The nature of society in Europe is changing. My experience is primarily in the UK and even here gone are the days when culture was automatically framed by Judeo-Christian values, and laws passed based on these timeless truths. Since the First World War, and with the fruits of the Enlightenment and Darwin, we have begun to see the retreat of Christians from national life. In the past, the default position was the Christian faith, even if it was not a personal faith as we would understand it. At times of crisis, it was the Church that was turned to. In 2021, no longer is the language of Christian teaching understood or natural. Nowhere is this illiteracy clearer than in the example told me by a senior political commentator who, in discussion with a very senior journalist, mentioned the Book of Romans. The question then came “Who published this book?”
William Nye, a respected former government adviser at the heart of power, wrote about the “secularising spirit” now permeating the machinery of government in the UK and the West. After 20 years of working at the highest level he sees the gradual “squeezing out of Christianity” from national life, despite the public expressions of support from senior Members of Parliament. The effect has been that more and more Christians are afraid to speak out and feel disenfranchised.
What makes this so alarming is that traditionally Christianity has been a very vocal faith. Christians speak the truth because God’s love compels them. Mr Nye’s comments are a reminder that at the very least Christianity is seen as an irrelevance and at worst something which must be rooted out of society in favour of a more progressive understanding of “truth”. Secularism, materialism, and the postmodern mentality has undermined Christian values to the point where Christians themselves feel pressure to stay silent. Liberalism is the new touchstone.
A hierarchy of rights has emerged with the right to be whoever one wants to be sexually, which is nowadays considered to be a more important right than freedom of religion and belief. Debate is being shut down and Hate Crime legislation seeks to criminalise thought and speech in private as well as in public.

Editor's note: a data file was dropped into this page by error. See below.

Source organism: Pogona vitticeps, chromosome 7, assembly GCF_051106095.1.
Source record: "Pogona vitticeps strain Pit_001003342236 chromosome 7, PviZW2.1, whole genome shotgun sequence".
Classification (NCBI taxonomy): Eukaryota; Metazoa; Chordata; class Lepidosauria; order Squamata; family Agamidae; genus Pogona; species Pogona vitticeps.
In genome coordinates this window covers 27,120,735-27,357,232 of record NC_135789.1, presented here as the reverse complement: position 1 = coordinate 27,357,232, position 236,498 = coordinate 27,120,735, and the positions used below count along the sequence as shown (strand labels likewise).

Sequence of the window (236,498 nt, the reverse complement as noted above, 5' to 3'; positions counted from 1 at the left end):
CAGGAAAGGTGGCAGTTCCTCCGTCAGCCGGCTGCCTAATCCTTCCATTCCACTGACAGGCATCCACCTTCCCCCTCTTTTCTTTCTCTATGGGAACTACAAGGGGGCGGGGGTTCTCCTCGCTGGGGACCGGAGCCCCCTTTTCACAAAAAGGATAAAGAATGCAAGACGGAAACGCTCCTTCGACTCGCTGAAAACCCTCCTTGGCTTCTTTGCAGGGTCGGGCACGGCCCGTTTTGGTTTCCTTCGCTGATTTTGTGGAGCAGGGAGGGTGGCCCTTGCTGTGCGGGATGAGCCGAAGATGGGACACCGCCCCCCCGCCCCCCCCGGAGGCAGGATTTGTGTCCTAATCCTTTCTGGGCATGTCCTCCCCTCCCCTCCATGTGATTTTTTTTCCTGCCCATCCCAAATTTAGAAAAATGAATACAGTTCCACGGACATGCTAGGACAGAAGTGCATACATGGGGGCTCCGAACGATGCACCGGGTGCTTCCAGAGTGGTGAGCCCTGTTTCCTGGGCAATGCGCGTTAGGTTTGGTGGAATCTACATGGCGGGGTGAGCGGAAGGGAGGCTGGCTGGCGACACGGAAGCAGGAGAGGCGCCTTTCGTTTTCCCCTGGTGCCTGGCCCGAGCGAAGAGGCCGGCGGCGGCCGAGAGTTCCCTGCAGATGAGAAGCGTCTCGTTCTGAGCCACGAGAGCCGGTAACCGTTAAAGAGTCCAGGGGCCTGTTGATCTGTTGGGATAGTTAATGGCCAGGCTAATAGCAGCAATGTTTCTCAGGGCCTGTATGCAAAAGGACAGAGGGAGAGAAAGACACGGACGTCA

Against this background it is easy to be depressed, but God is at work! A strange paradox is evident. On the one hand the UK Government is praising and giving funding to Christian initiatives in communities and recognising the rich contribution the church makes to national life, and on the other it is proposing measures that could privatise Christianity.
At the 2018 National Parliamentary Prayer Breakfast the Prime Minister Theresa May made this comment: “The Christian gospel has transformed the United Kingdom, with its values and teachings helping to shape the laws, customs and society of the country.” While the speaker, Tim Keller, spoke about Jesus’ mandate to be the “salt of the earth”: “Christians should be dispersed in the societies of the world… bringing out the best in that particular culture and preventing its worse tendencies as well. But only if Christians remain ‘salt’, which is different from the rest of the culture.”
So, can Christians still be bold and effect change, and if so how do we do it?
My experience with CARE, a Christian charity which seeks to uphold God’s truth in society, working at the highest levels of Government to propose good laws and mitigate against bad, is that we can and must. In the Creation Mandate in Genesis God calls us to “rule the world with Him and for Him”. He is a God of justice as well as of salvation and we must be a voice for the voiceless. There remain many opportunities to seize. We must while we are still able.
Over the years we in CARE have learned some key lessons about how we act as we uphold truth but with grace.